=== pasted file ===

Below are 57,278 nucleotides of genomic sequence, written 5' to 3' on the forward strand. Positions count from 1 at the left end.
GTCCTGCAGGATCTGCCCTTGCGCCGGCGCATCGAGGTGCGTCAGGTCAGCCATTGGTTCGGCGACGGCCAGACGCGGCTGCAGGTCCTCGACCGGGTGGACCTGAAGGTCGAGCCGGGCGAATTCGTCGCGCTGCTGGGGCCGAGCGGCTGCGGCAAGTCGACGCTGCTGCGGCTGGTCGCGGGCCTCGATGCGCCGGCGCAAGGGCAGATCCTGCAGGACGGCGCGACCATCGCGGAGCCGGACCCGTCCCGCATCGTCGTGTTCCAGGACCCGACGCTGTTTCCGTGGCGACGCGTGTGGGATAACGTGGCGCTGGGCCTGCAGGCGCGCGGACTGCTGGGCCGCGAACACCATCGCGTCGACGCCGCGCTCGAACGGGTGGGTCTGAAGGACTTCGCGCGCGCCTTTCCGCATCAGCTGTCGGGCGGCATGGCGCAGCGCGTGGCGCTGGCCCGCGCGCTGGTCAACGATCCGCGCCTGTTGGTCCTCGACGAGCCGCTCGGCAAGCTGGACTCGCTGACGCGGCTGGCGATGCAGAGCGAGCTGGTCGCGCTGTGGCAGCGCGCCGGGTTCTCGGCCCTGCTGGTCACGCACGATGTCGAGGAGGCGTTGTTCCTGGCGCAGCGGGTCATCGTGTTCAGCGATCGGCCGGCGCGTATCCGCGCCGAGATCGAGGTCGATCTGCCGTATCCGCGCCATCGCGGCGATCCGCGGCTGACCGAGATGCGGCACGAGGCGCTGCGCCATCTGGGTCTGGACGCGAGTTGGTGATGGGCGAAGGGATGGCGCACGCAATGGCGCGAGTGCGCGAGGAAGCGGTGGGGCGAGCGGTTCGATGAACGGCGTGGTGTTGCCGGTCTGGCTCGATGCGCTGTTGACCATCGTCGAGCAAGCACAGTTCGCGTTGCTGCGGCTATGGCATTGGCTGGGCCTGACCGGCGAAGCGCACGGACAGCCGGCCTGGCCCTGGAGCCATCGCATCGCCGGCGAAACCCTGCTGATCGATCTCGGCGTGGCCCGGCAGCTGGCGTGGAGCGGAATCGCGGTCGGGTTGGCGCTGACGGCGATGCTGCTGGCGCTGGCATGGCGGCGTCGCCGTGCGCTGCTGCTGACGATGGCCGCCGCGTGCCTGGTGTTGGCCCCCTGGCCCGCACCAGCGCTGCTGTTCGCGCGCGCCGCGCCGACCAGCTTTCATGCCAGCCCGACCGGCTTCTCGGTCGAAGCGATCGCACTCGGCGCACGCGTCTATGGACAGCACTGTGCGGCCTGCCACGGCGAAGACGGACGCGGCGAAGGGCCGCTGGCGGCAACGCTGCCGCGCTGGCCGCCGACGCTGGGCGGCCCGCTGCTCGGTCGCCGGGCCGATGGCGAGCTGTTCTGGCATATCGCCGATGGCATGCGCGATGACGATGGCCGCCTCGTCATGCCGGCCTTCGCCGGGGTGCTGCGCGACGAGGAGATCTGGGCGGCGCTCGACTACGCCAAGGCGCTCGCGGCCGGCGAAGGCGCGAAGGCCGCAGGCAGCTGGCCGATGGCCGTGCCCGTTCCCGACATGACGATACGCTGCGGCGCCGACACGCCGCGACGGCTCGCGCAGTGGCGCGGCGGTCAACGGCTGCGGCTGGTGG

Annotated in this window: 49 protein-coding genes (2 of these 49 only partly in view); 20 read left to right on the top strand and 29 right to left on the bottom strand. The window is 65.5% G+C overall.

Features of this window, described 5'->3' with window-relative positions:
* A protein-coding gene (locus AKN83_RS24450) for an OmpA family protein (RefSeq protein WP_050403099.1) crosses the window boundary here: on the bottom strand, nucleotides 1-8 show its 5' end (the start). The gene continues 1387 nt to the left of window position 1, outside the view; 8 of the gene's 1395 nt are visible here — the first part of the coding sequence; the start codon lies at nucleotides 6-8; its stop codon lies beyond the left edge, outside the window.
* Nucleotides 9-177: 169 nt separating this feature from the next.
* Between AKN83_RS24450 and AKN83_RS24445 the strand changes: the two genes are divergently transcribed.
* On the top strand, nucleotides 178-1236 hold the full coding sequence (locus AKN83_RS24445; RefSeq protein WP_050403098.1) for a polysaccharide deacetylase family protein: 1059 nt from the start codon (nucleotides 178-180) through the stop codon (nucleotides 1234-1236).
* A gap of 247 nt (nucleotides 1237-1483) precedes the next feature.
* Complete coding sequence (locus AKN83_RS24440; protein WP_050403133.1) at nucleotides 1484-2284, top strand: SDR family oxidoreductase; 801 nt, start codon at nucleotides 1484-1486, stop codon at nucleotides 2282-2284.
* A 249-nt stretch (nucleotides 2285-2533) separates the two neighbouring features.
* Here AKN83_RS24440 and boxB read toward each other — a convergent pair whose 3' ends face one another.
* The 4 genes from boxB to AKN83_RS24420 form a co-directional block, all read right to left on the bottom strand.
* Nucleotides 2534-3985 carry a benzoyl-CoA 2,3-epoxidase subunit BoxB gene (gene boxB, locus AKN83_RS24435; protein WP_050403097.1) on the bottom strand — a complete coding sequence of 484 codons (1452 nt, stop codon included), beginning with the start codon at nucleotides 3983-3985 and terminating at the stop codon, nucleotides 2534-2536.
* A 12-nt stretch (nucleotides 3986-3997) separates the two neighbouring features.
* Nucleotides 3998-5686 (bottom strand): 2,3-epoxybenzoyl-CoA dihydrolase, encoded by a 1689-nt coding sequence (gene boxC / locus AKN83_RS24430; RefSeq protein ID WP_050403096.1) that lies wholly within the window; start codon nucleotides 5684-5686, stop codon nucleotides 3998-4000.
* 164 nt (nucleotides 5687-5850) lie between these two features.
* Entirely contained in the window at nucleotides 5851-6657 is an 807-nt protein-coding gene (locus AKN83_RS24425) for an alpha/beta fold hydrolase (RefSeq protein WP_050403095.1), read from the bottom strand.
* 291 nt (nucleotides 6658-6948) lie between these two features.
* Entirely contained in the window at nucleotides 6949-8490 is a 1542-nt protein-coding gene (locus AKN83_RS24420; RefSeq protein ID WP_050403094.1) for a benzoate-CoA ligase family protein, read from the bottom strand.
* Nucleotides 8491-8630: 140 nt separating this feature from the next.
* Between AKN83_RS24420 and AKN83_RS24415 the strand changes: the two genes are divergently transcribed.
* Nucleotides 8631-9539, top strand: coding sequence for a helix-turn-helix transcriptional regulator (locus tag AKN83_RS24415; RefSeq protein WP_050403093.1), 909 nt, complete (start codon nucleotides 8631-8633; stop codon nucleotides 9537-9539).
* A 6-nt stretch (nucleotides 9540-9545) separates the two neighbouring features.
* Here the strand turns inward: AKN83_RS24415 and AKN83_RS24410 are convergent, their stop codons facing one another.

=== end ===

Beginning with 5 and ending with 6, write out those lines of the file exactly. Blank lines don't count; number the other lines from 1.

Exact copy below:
* A protein-coding gene (locus AKN83_RS24450) for an OmpA family protein (RefSeq protein WP_050403099.1) crosses the window boundary here: on the bottom strand, nucleotides 1-8 show its 5' end (the start). The gene continues 1387 nt to the left of window position 1, outside the view; 8 of the gene's 1395 nt are visible here — the first part of the coding sequence; the start codon lies at nucleotides 6-8; its stop codon lies beyond the left edge, outside the window.
* Nucleotides 9-177: 169 nt separating this feature from the next.